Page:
Why you can be optimistic about SA’s property market
If one were to believe everything you read, or take to heart everything the analytics and reports suggest, you may end up feeling rather gloomy, particularly pertaining to the performance of the property market over the past few months.
Recently the FNB Property Barometer reported that the second quarter of 2018 was a rather bleak one for the property market with very slow house price growth, properties remaining on the market for longer than average, and a lack of interest and movement in the buy-to-rent market. And to compound matters, there is concern around land expropriation.
Bruce Swain, CEO of Leapfrog Property Group, says this certainly paints a bleak picture, and while it is true that buyers are reluctant to put pen to paper, there’s no reason to believe that we are stuck in a downward spiral.
Cash versus a home loan when investing in property
There are certainly advantages to paying cash for your investment property. However Pieter Piek of Just Property Invest suggests an intriguing alternative.
“The advantages of an outright cash purchase are certainly appealing,” says Piek. “You will not be paying interest on a loan, and if you are disciplined, that money can be invested into a tax-free account, and you will own the property ‘outright’.”
But, he notes, there are disadvantages if you plough all your capital into one asset, leaving little to invest for emergencies. “And if the purchase price for the property drops, you have no gearing protection.”
Trends that will affect local and global property investments
The world is becoming increasingly urbanised and cities are being re-imagined. Rapid regeneration coupled with advances in technology have forced real estate developers to think of innovative ways to embrace the changing needs of residents in cities that are adopting a ‘smart’ approach to development.
George Radford, head of Africa at IP Global, says one of the biggest trends shaping future property development and investment is the fact that people are sharing properties. “The shared home space is no longer the domain of students, but it is also appealing to sophisticated professionals who demand certain services and amenities to support their residential choices.”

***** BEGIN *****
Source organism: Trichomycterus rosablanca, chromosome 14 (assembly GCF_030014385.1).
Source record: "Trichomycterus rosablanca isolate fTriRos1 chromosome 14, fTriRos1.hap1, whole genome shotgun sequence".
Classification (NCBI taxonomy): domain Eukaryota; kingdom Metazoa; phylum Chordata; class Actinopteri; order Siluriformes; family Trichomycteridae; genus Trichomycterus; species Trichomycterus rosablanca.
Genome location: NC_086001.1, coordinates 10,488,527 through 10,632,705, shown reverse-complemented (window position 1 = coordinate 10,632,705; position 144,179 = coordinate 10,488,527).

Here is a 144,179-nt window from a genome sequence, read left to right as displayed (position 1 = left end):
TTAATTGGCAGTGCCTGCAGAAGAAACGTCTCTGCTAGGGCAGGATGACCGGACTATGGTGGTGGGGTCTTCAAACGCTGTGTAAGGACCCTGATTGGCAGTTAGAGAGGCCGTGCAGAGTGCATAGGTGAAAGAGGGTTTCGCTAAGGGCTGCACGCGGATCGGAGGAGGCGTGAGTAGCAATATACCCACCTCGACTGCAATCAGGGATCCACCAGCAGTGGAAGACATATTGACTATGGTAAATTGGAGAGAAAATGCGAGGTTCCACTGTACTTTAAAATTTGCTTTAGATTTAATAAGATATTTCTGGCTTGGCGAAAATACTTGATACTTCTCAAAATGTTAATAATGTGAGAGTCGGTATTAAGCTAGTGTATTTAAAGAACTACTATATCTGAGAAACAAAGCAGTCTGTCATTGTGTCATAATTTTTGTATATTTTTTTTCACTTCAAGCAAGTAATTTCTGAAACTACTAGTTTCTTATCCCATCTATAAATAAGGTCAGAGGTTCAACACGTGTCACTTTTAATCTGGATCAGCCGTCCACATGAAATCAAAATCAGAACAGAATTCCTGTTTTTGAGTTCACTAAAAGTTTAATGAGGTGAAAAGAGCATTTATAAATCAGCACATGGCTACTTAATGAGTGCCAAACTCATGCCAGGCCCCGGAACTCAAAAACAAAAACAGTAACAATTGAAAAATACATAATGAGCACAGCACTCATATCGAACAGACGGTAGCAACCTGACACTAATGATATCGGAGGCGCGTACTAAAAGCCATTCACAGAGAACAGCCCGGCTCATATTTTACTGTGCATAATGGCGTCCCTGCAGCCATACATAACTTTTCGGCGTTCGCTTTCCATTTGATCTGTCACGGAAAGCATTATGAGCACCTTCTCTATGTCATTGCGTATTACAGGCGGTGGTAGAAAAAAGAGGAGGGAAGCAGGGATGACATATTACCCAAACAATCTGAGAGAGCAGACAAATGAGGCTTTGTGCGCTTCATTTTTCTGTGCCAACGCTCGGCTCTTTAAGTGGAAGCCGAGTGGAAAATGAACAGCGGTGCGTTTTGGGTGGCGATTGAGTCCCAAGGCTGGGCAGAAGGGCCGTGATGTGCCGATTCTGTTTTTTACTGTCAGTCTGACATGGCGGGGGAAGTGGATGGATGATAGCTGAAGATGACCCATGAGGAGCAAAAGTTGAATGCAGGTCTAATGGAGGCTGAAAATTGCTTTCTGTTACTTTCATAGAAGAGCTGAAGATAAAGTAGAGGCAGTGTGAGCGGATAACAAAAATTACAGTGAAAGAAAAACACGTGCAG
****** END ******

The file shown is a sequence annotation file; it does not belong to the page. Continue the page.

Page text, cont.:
Surprising property buying trends predicted for Generation Z
Generation Z, or people born after 1998, are obviously the future of real estate, and the industry is starting to think seriously now about where they might live and what type of housing they are likely to need and prefer.
“This is especially relevant in South Africa where an estimated 38% of the population are currently aged 18 to 35, and another very large cohort is under-18,” says Berry Everitt, CEO of the Chas Everitt International property group.
He says Gen-Z is full of ‘early-starters’. “For example, we expect them to become homeowners much earlier than the millennials (born between about 1982 and 1998), who are typically only buying their first home now in their early to mid-30s.”
How much is your home actually worth?
In light of the upcoming City of Cape Town General Valuation in July, Greeff Christie’s International Real Estate explains why sellers should get professional assistance to value homes, understand what factors determine property values and how to add value to their property.
Mike Greeff, CEO of Greeff Christie’s International Real Estate, advises that a general valuation has the potential to have far-reaching consequences for property owners.
“More often than not, property values are lowered. The City of Cape Town’s pending valuations could in turn diminish the selling potential of individual homes and suburbs in general. The good news for homeowners is that value adjustments will only reflect on account statements in July 2019,” he says.